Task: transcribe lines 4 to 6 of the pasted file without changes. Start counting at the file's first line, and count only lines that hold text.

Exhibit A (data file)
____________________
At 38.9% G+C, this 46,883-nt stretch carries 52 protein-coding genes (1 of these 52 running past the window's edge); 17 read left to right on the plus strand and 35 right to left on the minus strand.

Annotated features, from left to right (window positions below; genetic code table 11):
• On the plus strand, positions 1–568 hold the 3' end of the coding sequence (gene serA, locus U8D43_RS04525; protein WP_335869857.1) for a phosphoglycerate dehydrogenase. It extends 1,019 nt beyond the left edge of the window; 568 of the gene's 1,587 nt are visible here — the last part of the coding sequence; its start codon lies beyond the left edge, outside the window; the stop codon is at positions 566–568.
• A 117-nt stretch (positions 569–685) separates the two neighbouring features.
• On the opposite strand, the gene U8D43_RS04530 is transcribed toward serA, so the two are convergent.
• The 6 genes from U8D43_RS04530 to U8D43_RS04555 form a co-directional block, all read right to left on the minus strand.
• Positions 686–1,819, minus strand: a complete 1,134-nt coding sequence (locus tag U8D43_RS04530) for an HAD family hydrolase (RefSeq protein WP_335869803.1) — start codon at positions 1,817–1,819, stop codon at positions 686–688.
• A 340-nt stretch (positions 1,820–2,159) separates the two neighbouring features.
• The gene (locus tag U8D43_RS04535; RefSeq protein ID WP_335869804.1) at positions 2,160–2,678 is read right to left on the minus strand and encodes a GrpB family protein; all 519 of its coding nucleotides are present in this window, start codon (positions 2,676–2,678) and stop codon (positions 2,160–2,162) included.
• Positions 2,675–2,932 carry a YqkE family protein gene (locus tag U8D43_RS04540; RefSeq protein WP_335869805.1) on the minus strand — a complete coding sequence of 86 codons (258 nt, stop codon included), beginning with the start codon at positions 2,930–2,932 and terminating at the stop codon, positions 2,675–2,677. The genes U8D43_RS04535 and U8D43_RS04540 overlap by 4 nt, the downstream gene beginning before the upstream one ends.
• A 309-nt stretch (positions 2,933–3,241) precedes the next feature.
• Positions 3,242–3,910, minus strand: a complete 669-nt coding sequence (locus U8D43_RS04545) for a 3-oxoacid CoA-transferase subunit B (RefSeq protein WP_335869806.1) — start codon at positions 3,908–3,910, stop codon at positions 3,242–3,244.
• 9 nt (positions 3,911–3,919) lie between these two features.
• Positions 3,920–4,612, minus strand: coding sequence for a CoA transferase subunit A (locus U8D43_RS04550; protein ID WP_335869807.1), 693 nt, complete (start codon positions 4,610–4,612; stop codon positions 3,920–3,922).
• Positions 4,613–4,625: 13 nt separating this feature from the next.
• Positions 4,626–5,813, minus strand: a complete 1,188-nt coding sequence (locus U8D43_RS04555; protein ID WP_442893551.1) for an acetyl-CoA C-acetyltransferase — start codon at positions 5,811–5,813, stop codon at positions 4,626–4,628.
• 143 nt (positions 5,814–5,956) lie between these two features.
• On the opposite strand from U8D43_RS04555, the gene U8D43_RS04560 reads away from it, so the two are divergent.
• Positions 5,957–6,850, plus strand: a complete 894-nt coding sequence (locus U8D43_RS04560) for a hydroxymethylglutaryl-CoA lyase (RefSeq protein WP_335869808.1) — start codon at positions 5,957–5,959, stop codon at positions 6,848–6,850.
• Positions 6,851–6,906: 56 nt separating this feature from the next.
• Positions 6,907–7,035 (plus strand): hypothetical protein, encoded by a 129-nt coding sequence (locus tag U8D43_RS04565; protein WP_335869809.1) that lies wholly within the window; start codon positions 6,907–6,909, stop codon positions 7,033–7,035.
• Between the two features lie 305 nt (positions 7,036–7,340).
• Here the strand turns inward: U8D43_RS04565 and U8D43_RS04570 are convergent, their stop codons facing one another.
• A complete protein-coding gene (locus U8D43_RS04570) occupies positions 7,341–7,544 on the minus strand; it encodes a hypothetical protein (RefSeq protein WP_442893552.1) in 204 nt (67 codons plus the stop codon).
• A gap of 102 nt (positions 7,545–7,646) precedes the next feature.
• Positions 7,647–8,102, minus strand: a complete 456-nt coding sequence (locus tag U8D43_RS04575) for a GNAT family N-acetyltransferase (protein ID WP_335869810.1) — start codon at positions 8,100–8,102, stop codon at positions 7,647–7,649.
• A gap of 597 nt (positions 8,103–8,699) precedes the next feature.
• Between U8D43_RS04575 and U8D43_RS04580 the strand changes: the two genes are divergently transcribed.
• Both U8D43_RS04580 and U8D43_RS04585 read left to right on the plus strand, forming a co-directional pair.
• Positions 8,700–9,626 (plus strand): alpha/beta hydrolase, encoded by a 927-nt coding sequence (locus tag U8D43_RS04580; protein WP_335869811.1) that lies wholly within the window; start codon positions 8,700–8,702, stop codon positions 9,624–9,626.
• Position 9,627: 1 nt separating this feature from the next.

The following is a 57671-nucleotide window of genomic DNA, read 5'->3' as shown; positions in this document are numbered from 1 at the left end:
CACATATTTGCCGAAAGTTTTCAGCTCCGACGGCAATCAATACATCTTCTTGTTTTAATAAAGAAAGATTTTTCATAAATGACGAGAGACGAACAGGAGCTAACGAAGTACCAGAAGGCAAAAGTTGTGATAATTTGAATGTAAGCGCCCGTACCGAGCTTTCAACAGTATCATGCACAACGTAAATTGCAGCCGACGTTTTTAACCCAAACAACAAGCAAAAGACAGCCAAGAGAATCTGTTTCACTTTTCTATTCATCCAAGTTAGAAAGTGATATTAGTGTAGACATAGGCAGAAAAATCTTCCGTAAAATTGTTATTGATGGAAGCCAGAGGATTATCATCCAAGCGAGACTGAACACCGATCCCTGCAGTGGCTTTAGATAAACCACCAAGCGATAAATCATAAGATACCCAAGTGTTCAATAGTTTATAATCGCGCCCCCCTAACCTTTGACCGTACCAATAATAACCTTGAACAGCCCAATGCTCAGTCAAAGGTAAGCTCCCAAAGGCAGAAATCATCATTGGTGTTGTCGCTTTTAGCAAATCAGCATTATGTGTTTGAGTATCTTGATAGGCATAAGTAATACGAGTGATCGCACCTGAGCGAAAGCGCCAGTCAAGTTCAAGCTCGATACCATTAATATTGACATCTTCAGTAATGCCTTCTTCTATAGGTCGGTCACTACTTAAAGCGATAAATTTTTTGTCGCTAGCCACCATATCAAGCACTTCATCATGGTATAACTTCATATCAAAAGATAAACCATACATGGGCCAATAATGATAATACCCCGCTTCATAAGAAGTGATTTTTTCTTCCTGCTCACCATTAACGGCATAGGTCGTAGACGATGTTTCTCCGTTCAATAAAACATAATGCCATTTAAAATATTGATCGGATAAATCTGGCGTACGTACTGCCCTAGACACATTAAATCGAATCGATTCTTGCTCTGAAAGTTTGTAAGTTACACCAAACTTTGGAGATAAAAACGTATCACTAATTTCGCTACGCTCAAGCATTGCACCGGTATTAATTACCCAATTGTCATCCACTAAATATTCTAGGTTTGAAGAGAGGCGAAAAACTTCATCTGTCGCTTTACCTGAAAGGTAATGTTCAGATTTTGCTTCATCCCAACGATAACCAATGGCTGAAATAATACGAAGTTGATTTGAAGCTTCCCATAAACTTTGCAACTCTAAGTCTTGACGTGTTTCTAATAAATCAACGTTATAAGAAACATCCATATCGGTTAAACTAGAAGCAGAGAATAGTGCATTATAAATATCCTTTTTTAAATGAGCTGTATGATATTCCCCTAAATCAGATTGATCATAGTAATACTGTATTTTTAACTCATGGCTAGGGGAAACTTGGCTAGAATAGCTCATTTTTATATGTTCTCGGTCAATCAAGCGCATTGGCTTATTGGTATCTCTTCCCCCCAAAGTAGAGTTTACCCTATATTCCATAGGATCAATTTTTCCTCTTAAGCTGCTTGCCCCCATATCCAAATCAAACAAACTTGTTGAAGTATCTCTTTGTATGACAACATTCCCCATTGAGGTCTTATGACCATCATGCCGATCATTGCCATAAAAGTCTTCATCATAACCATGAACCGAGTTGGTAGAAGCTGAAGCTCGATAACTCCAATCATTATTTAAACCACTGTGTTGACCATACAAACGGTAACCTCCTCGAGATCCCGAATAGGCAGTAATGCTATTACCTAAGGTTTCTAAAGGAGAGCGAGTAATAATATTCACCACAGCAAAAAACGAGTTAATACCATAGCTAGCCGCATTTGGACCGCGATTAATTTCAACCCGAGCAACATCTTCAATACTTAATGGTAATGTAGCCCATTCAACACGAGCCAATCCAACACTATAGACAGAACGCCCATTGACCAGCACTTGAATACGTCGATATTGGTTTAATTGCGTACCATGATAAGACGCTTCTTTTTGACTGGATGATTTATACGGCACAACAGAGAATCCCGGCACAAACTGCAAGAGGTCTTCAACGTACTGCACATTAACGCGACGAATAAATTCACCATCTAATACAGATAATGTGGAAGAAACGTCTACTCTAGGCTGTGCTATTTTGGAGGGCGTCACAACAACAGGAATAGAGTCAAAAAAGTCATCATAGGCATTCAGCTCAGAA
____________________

• A 117-nt stretch (positions 569–685) separates the two neighbouring features.
• On the opposite strand, the gene U8D43_RS04530 is transcribed toward serA, so the two are convergent.
• The 6 genes from U8D43_RS04530 to U8D43_RS04555 form a co-directional block, all read right to left on the minus strand.